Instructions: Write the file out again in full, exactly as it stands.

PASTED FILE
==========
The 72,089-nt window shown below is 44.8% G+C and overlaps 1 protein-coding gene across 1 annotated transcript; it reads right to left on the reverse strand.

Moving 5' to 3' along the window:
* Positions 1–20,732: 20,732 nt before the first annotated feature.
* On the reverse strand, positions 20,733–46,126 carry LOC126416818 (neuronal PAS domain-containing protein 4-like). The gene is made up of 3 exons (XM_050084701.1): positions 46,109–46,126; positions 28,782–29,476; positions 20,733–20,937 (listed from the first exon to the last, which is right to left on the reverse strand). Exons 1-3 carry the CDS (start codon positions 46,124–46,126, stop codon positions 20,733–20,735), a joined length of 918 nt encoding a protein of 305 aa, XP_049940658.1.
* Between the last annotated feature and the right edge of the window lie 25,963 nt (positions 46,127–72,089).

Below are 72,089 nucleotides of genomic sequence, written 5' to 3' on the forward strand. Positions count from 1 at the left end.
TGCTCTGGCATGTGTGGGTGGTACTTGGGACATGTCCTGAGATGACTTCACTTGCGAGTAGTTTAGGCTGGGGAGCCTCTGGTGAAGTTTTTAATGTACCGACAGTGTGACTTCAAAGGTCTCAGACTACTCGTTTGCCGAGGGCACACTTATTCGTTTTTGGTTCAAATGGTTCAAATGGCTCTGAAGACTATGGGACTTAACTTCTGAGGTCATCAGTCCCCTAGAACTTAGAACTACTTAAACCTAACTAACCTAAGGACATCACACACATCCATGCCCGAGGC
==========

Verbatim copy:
The 72,089-nt window shown below is 44.8% G+C and overlaps 1 protein-coding gene across 1 annotated transcript; it reads right to left on the reverse strand.

Moving 5' to 3' along the window:
* Positions 1–20,732: 20,732 nt before the first annotated feature.
* On the reverse strand, positions 20,733–46,126 carry LOC126416818 (neuronal PAS domain-containing protein 4-like). The gene is made up of 3 exons (XM_050084701.1): positions 46,109–46,126; positions 28,782–29,476; positions 20,733–20,937 (listed from the first exon to the last, which is right to left on the reverse strand). Exons 1-3 carry the CDS (start codon positions 46,124–46,126, stop codon positions 20,733–20,735), a joined length of 918 nt encoding a protein of 305 aa, XP_049940658.1.
* Between the last annotated feature and the right edge of the window lie 25,963 nt (positions 46,127–72,089).

Below are 72,089 nucleotides of genomic sequence, written 5' to 3' on the forward strand. Positions count from 1 at the left end.
TGCTCTGGCATGTGTGGGTGGTACTTGGGACATGTCCTGAGATGACTTCACTTGCGAGTAGTTTAGGCTGGGGAGCCTCTGGTGAAGTTTTTAATGTACCGACAGTGTGACTTCAAAGGTCTCAGACTACTCGTTTGCCGAGGGCACACTTATTCGTTTTTGGTTCAAATGGTTCAAATGGCTCTGAAGACTATGGGACTTAACTTCTGAGGTCATCAGTCCCCTAGAACTTAGAACTACTTAAACCTAACTAACCTAAGGACATCACACACATCCATGCCCGAGGC